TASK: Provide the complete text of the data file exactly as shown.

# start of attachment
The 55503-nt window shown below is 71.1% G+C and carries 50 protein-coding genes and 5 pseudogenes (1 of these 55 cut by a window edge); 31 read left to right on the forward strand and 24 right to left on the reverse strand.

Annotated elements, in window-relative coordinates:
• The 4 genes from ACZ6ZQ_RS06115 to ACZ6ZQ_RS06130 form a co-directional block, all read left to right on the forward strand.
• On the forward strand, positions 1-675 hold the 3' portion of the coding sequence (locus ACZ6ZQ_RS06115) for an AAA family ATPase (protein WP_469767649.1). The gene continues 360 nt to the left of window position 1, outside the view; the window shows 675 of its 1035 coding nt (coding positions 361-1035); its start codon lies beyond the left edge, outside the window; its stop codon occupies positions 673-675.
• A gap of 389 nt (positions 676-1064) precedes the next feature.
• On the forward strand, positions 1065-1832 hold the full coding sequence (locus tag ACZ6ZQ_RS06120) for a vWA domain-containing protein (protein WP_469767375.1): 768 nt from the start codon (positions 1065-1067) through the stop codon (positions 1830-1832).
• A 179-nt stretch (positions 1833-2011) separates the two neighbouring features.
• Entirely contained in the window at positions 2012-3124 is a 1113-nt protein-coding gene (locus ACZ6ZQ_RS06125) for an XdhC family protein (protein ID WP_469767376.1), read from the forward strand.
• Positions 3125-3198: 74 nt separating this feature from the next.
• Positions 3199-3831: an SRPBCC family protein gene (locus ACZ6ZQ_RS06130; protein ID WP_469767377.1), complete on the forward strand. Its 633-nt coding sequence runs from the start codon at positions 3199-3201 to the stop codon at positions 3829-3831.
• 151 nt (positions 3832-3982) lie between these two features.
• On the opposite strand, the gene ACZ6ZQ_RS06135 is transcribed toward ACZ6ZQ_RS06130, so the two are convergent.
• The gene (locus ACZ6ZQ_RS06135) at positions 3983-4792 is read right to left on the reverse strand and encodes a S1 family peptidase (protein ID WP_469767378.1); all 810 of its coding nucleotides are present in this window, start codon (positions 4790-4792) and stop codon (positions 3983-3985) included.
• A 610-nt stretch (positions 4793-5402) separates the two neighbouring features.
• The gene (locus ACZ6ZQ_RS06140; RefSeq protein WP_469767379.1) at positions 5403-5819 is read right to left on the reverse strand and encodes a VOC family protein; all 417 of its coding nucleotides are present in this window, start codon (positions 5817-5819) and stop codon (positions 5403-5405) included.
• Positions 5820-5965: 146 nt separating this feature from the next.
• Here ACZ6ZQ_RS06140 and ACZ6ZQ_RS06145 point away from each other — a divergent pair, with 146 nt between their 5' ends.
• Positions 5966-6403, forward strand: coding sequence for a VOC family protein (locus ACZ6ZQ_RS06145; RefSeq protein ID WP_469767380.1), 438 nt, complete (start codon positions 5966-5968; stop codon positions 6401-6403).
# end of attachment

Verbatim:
The 55503-nt window shown below is 71.1% G+C and carries 50 protein-coding genes and 5 pseudogenes (1 of these 55 cut by a window edge); 31 read left to right on the forward strand and 24 right to left on the reverse strand.

Annotated elements, in window-relative coordinates:
• The 4 genes from ACZ6ZQ_RS06115 to ACZ6ZQ_RS06130 form a co-directional block, all read left to right on the forward strand.
• On the forward strand, positions 1-675 hold the 3' portion of the coding sequence (locus ACZ6ZQ_RS06115) for an AAA family ATPase (protein WP_469767649.1). The gene continues 360 nt to the left of window position 1, outside the view; the window shows 675 of its 1035 coding nt (coding positions 361-1035); its start codon lies beyond the left edge, outside the window; its stop codon occupies positions 673-675.
• A gap of 389 nt (positions 676-1064) precedes the next feature.
• On the forward strand, positions 1065-1832 hold the full coding sequence (locus tag ACZ6ZQ_RS06120) for a vWA domain-containing protein (protein WP_469767375.1): 768 nt from the start codon (positions 1065-1067) through the stop codon (positions 1830-1832).
• A 179-nt stretch (positions 1833-2011) separates the two neighbouring features.
• Entirely contained in the window at positions 2012-3124 is a 1113-nt protein-coding gene (locus ACZ6ZQ_RS06125) for an XdhC family protein (protein ID WP_469767376.1), read from the forward strand.
• Positions 3125-3198: 74 nt separating this feature from the next.
• Positions 3199-3831: an SRPBCC family protein gene (locus ACZ6ZQ_RS06130; protein ID WP_469767377.1), complete on the forward strand. Its 633-nt coding sequence runs from the start codon at positions 3199-3201 to the stop codon at positions 3829-3831.
• 151 nt (positions 3832-3982) lie between these two features.
• On the opposite strand, the gene ACZ6ZQ_RS06135 is transcribed toward ACZ6ZQ_RS06130, so the two are convergent.
• The gene (locus ACZ6ZQ_RS06135) at positions 3983-4792 is read right to left on the reverse strand and encodes a S1 family peptidase (protein ID WP_469767378.1); all 810 of its coding nucleotides are present in this window, start codon (positions 4790-4792) and stop codon (positions 3983-3985) included.
• A 610-nt stretch (positions 4793-5402) separates the two neighbouring features.
• The gene (locus ACZ6ZQ_RS06140; RefSeq protein WP_469767379.1) at positions 5403-5819 is read right to left on the reverse strand and encodes a VOC family protein; all 417 of its coding nucleotides are present in this window, start codon (positions 5817-5819) and stop codon (positions 5403-5405) included.
• Positions 5820-5965: 146 nt separating this feature from the next.
• Here ACZ6ZQ_RS06140 and ACZ6ZQ_RS06145 point away from each other — a divergent pair, with 146 nt between their 5' ends.
• Positions 5966-6403, forward strand: coding sequence for a VOC family protein (locus ACZ6ZQ_RS06145; RefSeq protein ID WP_469767380.1), 438 nt, complete (start codon positions 5966-5968; stop codon positions 6401-6403).